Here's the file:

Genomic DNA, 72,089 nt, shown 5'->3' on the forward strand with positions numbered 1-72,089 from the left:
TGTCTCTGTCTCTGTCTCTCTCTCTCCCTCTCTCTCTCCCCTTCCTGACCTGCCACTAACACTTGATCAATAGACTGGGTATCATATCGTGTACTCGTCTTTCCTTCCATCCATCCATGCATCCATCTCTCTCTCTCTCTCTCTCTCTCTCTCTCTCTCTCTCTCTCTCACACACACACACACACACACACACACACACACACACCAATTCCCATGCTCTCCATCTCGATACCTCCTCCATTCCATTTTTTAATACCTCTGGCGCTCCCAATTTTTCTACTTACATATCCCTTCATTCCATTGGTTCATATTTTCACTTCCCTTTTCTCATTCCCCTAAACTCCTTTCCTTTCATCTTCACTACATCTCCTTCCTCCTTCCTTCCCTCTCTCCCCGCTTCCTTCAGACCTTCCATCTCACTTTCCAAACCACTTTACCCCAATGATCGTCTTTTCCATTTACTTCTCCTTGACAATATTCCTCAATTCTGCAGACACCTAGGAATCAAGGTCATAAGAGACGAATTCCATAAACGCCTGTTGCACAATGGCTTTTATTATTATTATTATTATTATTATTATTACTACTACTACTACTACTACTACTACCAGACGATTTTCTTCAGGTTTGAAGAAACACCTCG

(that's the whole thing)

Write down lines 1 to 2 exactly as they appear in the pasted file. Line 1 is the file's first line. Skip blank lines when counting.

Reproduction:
Genomic DNA, 72,089 nt, shown 5'->3' on the forward strand with positions numbered 1-72,089 from the left:
TGTCTCTGTCTCTGTCTCTCTCTCTCCCTCTCTCTCTCCCCTTCCTGACCTGCCACTAACACTTGATCAATAGACTGGGTATCATATCGTGTACTCGTCTTTCCTTCCATCCATCCATGCATCCATCTCTCTCTCTCTCTCTCTCTCTCTCTCTCTCTCTCTCTCTCTCACACACACACACACACACACACACACACACACACACCAATTCCCATGCTCTCCATCTCGATACCTCCTCCATTCCATTTTTTAATACCTCTGGCGCTCCCAATTTTTCTACTTACATATCCCTTCATTCCATTGGTTCATATTTTCACTTCCCTTTTCTCATTCCCCTAAACTCCTTTCCTTTCATCTTCACTACATCTCCTTCCTCCTTCCTTCCCTCTCTCCCCGCTTCCTTCAGACCTTCCATCTCACTTTCCAAACCACTTTACCCCAATGATCGTCTTTTCCATTTACTTCTCCTTGACAATATTCCTCAATTCTGCAGACACCTAGGAATCAAGGTCATAAGAGACGAATTCCATAAACGCCTGTTGCACAATGGCTTTTATTATTATTATTATTATTATTATTATTACTACTACTACTACTACTACTACTACCAGACGATTTTCTTCAGGTTTGAAGAAACACCTCG